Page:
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From Carnegie Hall to the 50 Yard Line

by John T. Madden

Approaching Concert and Marching Ensembles with the same “Vision”

1. Creating Expectations for Your Ensembles. Having High Standards

Expectations for ensembles are typically communicated at the beginning of the school year or at the beginning of a new semester or concert preparation. What about creating expectations at the beginning of each rehearsal, in every measure, on every beat? Are you secure with your expectations for your ensembles?

My Expectations for Any Ensemble:

  • That our time together as an ensemble is “special”.
  • That the sounds we make are “beautiful”.
  • That rehearsal time is for “ensemble development”, not for practicing parts.
  • That individuals learn to prepare “independently” away from the rehearsal (homework).
  • That we are a community and “team-oriented”, in an atmosphere built upon respect and friendliness.
  • That we are “goal oriented” in terms of musical achievement and performance.
  • That we are committed to the highest music/visual/technical standards of our activity.
  • That we prioritize becoming more “musically rich” away from the band.

“Your expectations will evolve, change, and flourish. This is healthy.

Suggestions for the future: Create an assignment for your students asking them to write down their expectations for “our ensemble”. You might be surprised!

2. Rehearsal Atmosphere

What atmosphere exists as your students enter the rehearsal room or onto the practice field?
Band Room/Practice Field Set-up, environment:

  • Carefully thought out concert band seating diagrams to ensure good listening, watching, consuming.
  • A standardized “formation” to begin every outdoor marching rehearsal.
  • A prescribed amount of time to enter the room, retrieve an instrument, warm-up, and get focused to rehearse.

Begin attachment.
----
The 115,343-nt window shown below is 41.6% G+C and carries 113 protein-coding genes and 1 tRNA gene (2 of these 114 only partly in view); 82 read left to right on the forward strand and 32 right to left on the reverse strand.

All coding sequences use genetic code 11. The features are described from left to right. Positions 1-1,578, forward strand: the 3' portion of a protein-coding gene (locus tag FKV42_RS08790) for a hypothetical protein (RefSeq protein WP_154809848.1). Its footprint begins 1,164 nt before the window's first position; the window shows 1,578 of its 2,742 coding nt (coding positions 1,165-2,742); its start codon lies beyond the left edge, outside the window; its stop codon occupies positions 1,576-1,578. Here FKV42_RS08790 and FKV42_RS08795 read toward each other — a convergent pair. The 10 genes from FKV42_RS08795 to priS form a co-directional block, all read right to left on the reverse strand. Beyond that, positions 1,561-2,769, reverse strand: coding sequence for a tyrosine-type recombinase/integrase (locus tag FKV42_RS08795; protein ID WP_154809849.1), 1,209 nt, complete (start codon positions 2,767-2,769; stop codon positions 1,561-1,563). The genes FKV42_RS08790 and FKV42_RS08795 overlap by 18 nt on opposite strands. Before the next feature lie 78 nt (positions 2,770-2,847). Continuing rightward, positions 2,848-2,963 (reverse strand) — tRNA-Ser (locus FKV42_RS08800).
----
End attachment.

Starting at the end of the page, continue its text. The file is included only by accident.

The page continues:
• A prescribed amount of time to exit the room (if starting inside), get to the practice field, assemble rehearsal materials, warm-up, and get focused to rehearse.
3. The First Minutes of Teaching/Rehearsing

The first impression you create, your first words, your first agenda of any rehearsal, set a critically important tone for the success of that entire rehearsal!
The “Start of Concert Rehearsal” Routine
They Focus, You Greet, We Warm-up (sensitize), They Tune. The “Start of Marching Rehearsal” Routine

  • Ensemble is “whistled to” or “called” to report to a “position of focus” (attention, parade rest, etc), in a set formation (attendance block, warm-up arcs, marching block/fronts), to create focus and readiness
  • Start-up ritual (play the Fight Song, etc)
4. The Warm-Up

I prefer the label of “Sensitizing Session” or “Technique Building Session”. This is where we do most of our fundamental and pedagogical teaching away from the repertoire.
The “Concert Band” warm-up:

  • Logical warm-up fundamentals, to include: long tones, scales, chorales, ear training, tone development, blend and balance training, flexibility (brass), tongue and finger technique, articulation and attack fundamentals, release quality and fundamental training, intonation training, rhythm building/learning, stick and mallet technique, percussion sound quality.
  • Involve elements from the score/repertoire (rhythm, key centers, etc)
  • Conductor sensitivity training

The “Marching Band” warm-up:

  • Same fundamentals as above, with some additional challenges:
  • Involve elements from the score/repertoire (rhythm, key centers, etc), in addition to challenges that occur as a result of the visual (awkward foot timing, step size, posture, horn moves, etc)

The Challenges:

  • The weather (wind-chill factor)
  • Acoustics. There are none
  • Brass/Woodwinds vs. Percussion Battery vs. Pit Percussion vs. Guard/Auxiliaries. These four sub sections need separate spaces and require specialized depth in teaching the correct fundamentals of each area. Specialized staff and instructors greatly enhance here.
  • Concert setting “conductor sensitivity training” falls short on the field. Non-verbal teaching gets put on the “back burner”. HAZARD? Avoid bringing this syndrome inside.
5. Executing the Musical Agenda of the Rehearsal. How do you rehearse?

The repertoire is the content area. The substantive teaching begins now. What tools should we bring to work? How to Rehearse:

  • Rehearsal items are determined by the challenges, issues, and substantive qualities found in the repertoire (concert or marching music) or drill design.